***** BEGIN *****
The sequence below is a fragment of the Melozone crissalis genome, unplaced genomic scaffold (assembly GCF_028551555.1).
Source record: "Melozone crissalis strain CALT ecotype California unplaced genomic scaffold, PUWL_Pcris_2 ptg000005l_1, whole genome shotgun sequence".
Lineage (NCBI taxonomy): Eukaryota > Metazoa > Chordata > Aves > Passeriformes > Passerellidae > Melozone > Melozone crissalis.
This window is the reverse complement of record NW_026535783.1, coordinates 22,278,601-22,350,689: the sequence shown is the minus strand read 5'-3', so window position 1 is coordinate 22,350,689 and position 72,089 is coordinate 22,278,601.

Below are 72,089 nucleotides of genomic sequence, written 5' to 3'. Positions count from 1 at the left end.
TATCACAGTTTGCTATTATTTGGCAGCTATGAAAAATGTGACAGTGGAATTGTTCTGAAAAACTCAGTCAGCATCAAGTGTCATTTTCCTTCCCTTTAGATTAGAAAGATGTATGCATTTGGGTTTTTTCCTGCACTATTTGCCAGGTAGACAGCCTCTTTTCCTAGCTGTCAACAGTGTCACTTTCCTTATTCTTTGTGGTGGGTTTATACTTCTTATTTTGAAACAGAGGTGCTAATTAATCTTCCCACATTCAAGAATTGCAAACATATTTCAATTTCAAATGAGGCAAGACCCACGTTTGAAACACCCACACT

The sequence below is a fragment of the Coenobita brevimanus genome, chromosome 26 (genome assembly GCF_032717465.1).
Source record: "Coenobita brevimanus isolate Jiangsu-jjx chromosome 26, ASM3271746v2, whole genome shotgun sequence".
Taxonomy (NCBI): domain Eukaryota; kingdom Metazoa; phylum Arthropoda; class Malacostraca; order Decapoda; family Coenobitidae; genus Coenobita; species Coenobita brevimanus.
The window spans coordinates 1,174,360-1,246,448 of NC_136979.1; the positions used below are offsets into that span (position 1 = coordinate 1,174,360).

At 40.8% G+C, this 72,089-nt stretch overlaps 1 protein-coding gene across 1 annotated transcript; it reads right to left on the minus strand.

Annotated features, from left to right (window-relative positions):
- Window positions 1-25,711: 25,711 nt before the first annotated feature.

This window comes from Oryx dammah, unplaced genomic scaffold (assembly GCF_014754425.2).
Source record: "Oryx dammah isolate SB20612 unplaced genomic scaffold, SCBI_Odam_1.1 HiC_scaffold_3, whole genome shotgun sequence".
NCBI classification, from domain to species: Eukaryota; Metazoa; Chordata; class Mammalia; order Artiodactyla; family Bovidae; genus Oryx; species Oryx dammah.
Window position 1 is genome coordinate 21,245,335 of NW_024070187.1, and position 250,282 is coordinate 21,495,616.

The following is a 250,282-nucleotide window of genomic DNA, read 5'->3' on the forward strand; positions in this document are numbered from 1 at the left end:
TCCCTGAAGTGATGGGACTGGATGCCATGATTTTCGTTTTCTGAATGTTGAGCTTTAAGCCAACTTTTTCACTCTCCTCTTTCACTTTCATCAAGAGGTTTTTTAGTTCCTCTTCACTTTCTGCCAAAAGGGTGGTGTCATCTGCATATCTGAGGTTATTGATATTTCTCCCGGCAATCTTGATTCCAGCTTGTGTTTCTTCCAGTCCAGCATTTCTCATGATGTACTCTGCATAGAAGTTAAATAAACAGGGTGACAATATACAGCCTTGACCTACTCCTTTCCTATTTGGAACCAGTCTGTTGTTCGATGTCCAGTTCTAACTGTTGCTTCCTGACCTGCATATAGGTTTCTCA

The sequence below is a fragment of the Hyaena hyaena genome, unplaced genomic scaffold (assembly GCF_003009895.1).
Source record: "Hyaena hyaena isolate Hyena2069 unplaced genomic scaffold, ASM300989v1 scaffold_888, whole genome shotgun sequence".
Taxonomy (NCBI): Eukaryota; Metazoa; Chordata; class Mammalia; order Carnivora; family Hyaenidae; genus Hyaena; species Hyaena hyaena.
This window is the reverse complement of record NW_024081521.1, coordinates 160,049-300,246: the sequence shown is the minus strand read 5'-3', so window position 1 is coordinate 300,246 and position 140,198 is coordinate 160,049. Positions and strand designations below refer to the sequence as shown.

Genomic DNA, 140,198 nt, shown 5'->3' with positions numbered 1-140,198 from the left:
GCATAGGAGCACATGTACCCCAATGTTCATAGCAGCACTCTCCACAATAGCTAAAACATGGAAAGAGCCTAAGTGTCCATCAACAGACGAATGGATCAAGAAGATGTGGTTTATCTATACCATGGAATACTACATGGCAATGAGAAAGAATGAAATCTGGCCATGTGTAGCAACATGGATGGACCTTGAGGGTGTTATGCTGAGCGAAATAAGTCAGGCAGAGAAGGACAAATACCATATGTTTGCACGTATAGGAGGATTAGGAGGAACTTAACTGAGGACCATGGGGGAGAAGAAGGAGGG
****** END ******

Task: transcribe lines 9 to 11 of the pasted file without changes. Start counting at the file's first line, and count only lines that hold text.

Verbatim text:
Taxonomy (NCBI): domain Eukaryota; kingdom Metazoa; phylum Arthropoda; class Malacostraca; order Decapoda; family Coenobitidae; genus Coenobita; species Coenobita brevimanus.
The window spans coordinates 1,174,360-1,246,448 of NC_136979.1; the positions used below are offsets into that span (position 1 = coordinate 1,174,360).

At 40.8% G+C, this 72,089-nt stretch overlaps 1 protein-coding gene across 1 annotated transcript; it reads right to left on the minus strand.